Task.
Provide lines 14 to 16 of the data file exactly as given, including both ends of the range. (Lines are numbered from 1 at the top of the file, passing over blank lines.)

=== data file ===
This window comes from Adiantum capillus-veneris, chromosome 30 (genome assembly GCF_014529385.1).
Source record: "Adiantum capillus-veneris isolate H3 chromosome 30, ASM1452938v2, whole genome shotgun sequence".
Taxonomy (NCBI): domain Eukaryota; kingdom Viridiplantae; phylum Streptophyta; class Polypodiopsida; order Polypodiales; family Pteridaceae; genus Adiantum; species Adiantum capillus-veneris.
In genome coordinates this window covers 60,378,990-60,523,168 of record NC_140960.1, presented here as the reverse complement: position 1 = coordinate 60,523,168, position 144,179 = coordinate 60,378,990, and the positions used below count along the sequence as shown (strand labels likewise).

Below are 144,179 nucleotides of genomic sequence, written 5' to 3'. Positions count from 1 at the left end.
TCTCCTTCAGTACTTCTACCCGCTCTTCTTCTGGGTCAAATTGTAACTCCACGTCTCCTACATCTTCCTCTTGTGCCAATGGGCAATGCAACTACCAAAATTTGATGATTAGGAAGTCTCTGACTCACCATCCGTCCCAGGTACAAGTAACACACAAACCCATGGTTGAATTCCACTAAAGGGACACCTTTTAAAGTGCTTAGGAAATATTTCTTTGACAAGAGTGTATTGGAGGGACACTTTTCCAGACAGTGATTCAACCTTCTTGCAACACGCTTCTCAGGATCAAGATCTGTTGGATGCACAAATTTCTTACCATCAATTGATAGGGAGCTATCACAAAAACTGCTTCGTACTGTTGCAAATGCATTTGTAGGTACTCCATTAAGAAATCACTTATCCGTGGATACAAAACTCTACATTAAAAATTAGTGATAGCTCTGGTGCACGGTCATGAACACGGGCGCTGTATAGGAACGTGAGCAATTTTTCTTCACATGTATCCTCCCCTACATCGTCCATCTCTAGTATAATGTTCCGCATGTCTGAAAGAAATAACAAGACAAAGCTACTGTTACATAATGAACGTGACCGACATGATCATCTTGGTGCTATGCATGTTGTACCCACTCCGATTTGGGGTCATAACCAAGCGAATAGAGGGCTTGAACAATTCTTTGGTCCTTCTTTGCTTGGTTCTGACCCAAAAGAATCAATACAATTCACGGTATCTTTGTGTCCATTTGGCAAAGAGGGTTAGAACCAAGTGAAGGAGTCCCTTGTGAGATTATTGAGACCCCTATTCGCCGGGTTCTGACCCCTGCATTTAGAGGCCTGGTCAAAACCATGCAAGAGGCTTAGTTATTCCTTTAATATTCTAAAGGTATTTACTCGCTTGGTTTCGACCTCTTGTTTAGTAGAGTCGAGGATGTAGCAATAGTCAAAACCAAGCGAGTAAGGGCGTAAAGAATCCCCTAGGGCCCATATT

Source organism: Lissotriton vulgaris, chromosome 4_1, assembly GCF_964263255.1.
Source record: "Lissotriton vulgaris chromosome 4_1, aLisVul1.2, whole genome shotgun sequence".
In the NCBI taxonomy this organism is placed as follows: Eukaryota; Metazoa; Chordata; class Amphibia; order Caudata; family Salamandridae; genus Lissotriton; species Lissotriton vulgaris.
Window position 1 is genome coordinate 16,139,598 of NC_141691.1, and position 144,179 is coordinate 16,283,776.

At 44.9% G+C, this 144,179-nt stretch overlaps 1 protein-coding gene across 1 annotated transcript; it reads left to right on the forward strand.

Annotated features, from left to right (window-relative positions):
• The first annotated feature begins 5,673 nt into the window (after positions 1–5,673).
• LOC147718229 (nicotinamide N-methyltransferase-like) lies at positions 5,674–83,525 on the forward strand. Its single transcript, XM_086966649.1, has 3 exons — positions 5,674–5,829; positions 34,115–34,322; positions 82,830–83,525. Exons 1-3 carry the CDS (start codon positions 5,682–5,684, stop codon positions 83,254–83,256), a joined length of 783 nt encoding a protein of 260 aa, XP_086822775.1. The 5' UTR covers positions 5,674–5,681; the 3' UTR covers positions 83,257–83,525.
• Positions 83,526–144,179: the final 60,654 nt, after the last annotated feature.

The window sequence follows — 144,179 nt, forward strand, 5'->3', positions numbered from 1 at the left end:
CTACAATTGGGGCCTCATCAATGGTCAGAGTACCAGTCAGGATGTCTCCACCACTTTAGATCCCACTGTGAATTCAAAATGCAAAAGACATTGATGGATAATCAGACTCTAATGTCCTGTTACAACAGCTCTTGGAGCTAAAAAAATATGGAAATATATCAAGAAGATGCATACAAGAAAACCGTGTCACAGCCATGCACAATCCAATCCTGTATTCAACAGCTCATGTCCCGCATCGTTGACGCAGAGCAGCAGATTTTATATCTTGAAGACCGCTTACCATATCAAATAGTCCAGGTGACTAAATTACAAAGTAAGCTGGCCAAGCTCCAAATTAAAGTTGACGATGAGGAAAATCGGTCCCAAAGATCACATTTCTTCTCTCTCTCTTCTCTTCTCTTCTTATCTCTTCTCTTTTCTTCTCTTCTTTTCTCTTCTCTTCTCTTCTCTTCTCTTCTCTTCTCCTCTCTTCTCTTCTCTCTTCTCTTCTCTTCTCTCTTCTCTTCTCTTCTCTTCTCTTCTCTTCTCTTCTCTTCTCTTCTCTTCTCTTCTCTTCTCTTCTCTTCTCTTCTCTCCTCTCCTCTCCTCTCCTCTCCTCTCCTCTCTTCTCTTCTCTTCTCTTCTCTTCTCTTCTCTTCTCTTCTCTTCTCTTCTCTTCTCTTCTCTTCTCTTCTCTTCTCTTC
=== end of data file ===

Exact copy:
• LOC147718229 (nicotinamide N-methyltransferase-like) lies at positions 5,674–83,525 on the forward strand. Its single transcript, XM_086966649.1, has 3 exons — positions 5,674–5,829; positions 34,115–34,322; positions 82,830–83,525. Exons 1-3 carry the CDS (start codon positions 5,682–5,684, stop codon positions 83,254–83,256), a joined length of 783 nt encoding a protein of 260 aa, XP_086822775.1. The 5' UTR covers positions 5,674–5,681; the 3' UTR covers positions 83,257–83,525.
• Positions 83,526–144,179: the final 60,654 nt, after the last annotated feature.

The window sequence follows — 144,179 nt, forward strand, 5'->3', positions numbered from 1 at the left end: